beneficiary, in order to circumvent the provisions of Section 73 of R.A. No. 6657, P.D.
No. 27, and other agrarian laws. However, if the land has been acquired under P.D.
No. 27/E.O. No. 228, ownership may be transferred after full payment of
amortization by the beneficiary; (Sec. 6 of E.O. No. 228)
6. Default in the obligation to pay an aggregate of three (3) consecutive
amortizations in case of voluntary land transfer/direct payment scheme,
except in cases of fortuitous events and force majeure;
7. Failure of the ARBs to pay for at least three (3) annual amortizations to the LBP,
except in cases of fortuitous events and force majeure; (Section 26 of RA 6657)
8. Neglect or abandonment of the awarded land continuously for a period of two (2)
calendar years as determined by the Secretary or his authorized representative;
(Section 22 of RA 6657)

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CEU SLAJ, Sui Generis

Agra Cases, 04 August 2016

Padua vs. CA, GR 153456, March 02, 2007


Briefed by Santos, Raymond

Facts:

Dolores Ongsiako Estate in Anao, Tarlac donated Lot Nos. 68 and 90 to the municipality.
Mayor Cruz had distributed Lot No. 68 to Flor Labagnoy (Labagnoy) and Lot No. 90 to
Edwin Cruz (Cruz) who were each issued a Certificate of Land Transfer (CLT).
The tenent Pepito Dela Cruz, et al. filed a petition to cancel the CLT in which the DAR
secretary Condrado Estrella
granted the petition.
Flor Labagnoy & Edwin Cruz appealed to the Office of the President(OP) which was denied.
During the pendency of the appeal before the OP, Cruz executed an Affidavit of Waiver
over his interest in Lot No. 90
Office III issued an Order dated December 7, 1987 cancelling the CLT of Cruz and declaring
Lot No. 90 open for disposition.
On November 7, 1989, then DAR Secretary Miriam Defensor Santiago issued an Order
awarding Lot No. 90 to herein petitioner Roberto Padua (Padua). who had been occupying
said property and paying the amortization thereon to the Land Bank of the Philippines
(LBP).
Pepito Dela Cruz filed with the DAR Secretary a LetterPetition for Cancellation
(LetterPetition) of the
December 7, 1987 DAR Regional Office III Order and the November 7, 1989 DAR Order.
DAR Secretary Garilao granted the LetterPetition (Garilao Order).
Upon being informed of the Garilao Order, Padua filed with the CA a Petition for Annulment
of a Final and Executory Order of the Secretary of Agrarian Reform with Prayer for
Temporary Restraining Order and/or Preliminary Injunction.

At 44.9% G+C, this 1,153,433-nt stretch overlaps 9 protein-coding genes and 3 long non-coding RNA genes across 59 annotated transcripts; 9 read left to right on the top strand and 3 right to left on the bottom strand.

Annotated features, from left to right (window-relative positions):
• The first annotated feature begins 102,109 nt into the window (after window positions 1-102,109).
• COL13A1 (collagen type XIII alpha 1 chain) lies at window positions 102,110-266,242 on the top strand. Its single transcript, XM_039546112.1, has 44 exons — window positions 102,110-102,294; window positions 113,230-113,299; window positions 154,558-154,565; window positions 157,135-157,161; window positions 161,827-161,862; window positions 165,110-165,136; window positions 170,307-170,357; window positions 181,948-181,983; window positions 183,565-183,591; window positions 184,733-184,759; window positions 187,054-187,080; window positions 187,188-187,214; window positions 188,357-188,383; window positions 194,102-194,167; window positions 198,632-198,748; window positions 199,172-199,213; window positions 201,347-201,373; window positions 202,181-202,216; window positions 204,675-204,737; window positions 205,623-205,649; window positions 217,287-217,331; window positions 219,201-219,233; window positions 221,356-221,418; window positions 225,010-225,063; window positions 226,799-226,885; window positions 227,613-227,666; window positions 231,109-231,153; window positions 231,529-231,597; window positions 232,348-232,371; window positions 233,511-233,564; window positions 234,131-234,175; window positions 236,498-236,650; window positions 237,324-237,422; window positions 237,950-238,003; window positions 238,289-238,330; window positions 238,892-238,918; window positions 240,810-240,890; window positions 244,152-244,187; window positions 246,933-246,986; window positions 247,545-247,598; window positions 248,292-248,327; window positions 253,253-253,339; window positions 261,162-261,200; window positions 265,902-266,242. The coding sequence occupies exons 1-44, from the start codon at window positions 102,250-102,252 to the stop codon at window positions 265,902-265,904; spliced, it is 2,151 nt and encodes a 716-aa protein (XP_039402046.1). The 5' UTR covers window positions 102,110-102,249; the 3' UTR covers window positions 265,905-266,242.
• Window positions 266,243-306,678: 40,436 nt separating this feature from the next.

Padua claims that the DAR under Sec. 50 of Comprehensive Agrarian Reform Law (CARL)
cannot take cognizance of the petition for cancellation because the matter involved is a
civil law issue relating to the validity of a contract of sale executed by LBP and petitioner,
not an agrarian reform matter; that cancellation can only be ordered by a court of justice,
not by an administrative agency exercising only quasijudicial powers.
Padua claims that he is not a mere potential agrarian reform farmerbeneficiary but a civil
law vendor dealing directly with the LBP.
The petition was thereby denied by the CA, hence, this petition.

Issue/s:

WON Sec. 50 of CARL was correctly applied by the DAR

WON Roberto Padua is not a mere potential agrarian reform farmerbeneficiary but a civil
law vendor dealing directly with the LBP in the payment of amortizations on the property.

Ruling:

Yes. Section 50 of R.A. No. 6657 vests in DAR the following quasijudicial power: (kindly
refer to Sec. 50 of RA 6657)

On August 30, 2000, DAR adopted Administrative Order No. 0600[34] or the Rules of
Procedure for Agrarian Law Implementation Cases. Section 2 thereof states:

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Agra Cases, 04 August 2016


o Section 2. Cases Covered. These Rules shall govern cases falling within the
exclusive jurisdiction of the DAR Secretary which shall include the following:

(a) Classification and identification of landholdings for coverage under the


Comprehensive Agrarian Reform Program (CARP), including protests or
opposition thereto and petitions for lifting of coverage;

(b) Identification,
beneficiaries;

(c) Subdivision surveys of lands under CARP;

(d) Issuance, recall or cancellation of Certificates of Land Transfer (CLTs) and


CARP Beneficiary Certificates (CBCs) in cases outside the purview of
Presidential Decreee No. 816, including the issuance, recall or cancellation of
Emancipation Patents (EPs) or Certificates of Land Ownership Awards (CLOAs)
not yet registered with the Register of Deeds;

qualification

or

disqualification

of

potential

farmer

No. That view is incorrect. The statutory mechanism for the acquisition of land through
agrarian reform requires full payment of amortization before a farmerbeneficiary may be
issued a CLOA or EP, which, in turn, can become the basis for issuance in his name of an